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A  L I F E  W E L L  L I V E D

Lynette Noelle Peters

Remembering our dear sister Lynette.

A life well lived in faithful service to Jehovah. 

"You will call, and I will answer you. You will long for the work of your hands."
-Job 14:15

Biography

      Lynette Noelle Peters
(1941-2023)

A Life Well Lived

Lynette Noelle Peters was born on December 29th, 1941 in what was then British Guiana (now Guyana), a tropical English-speaking country in South America. She was the eldest of 10 children born to James and Lydia Peters (both deceased). She is survived by: Her siblings Hermine, Joyce, James (Jimmy), William (Billy), Joseph, Rose, Charles, Raymond and Winston: her brother-in-law Richard, and sisters-in law June, Rosemary, Flora and Lorraine.   

She was the aunt of: Joann, Roxanne, Gillian, Kemtis, Andre, Larissa, Kizzy, Wally, Karen, Alvin, Keith, Yohanne, Koretta, Charlene, Tamara and Charcelle. Great Aunt of: Keyshawn, Isis, Cassie and 16 others.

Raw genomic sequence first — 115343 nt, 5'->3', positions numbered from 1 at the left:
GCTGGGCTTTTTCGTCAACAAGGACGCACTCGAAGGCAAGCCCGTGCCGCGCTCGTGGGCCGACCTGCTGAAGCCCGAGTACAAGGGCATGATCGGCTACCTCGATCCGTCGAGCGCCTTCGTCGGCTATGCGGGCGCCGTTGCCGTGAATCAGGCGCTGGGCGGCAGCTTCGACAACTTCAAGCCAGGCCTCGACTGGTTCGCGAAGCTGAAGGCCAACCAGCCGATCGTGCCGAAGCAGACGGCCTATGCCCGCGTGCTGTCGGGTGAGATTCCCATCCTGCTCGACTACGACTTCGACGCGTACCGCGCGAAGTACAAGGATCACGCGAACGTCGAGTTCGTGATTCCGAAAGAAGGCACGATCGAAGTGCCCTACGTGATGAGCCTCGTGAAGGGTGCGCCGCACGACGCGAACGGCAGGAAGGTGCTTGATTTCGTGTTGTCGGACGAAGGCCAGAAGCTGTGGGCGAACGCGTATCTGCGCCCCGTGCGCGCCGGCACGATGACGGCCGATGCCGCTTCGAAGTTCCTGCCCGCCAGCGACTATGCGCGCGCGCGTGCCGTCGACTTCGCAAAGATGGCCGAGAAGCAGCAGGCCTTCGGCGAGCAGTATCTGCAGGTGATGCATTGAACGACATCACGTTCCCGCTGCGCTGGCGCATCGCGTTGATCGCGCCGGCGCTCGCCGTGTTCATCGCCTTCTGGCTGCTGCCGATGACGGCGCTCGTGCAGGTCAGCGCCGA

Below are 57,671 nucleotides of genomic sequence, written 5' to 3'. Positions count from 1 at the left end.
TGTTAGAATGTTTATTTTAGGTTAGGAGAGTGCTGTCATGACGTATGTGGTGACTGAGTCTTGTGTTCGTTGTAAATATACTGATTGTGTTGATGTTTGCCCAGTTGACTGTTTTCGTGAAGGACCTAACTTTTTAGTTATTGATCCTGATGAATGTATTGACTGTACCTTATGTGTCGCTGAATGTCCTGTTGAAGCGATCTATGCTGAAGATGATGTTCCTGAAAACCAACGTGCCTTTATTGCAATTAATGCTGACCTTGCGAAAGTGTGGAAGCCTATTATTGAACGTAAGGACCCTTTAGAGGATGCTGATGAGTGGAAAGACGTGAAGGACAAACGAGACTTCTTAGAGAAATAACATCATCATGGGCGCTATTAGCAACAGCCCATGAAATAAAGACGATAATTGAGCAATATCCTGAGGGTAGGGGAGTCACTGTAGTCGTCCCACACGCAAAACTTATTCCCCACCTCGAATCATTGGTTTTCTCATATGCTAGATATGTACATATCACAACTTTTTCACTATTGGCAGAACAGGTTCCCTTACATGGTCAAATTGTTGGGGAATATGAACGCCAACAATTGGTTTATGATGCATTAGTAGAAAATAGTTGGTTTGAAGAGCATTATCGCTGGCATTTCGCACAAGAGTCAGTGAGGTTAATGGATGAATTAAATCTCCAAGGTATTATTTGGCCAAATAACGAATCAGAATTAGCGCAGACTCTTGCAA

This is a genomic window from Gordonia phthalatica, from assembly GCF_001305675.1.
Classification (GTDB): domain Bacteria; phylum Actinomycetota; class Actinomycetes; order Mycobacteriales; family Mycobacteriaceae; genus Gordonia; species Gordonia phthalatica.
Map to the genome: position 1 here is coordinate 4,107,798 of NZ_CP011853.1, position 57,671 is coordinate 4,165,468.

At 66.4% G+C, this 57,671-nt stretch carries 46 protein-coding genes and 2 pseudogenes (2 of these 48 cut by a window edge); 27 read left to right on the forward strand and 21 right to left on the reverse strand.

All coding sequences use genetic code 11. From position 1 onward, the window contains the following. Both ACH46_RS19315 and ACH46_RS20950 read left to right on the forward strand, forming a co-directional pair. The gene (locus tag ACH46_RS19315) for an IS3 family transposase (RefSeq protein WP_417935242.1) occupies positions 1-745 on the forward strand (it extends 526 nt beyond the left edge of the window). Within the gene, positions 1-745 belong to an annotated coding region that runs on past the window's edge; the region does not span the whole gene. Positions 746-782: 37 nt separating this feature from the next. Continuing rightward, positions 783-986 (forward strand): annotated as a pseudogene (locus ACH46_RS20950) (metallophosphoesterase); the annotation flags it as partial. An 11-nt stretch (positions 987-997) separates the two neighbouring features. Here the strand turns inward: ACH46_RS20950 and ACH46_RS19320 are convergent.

When Lynette was 11 years old, her mother met Jehovah’s Witnesses and began studying the Bible with 2 missionaries. She would often relate how she observed the joy that the missionaries radiated, delighting in preaching and teaching tirelessly. Their example kindled a desire in young Lynette to set missionary service as a goal.  Four years later, at the age of 15, she dedicated her life to Jehovah, got baptized, and entered the full-time pioneer ministry upon completion of high school.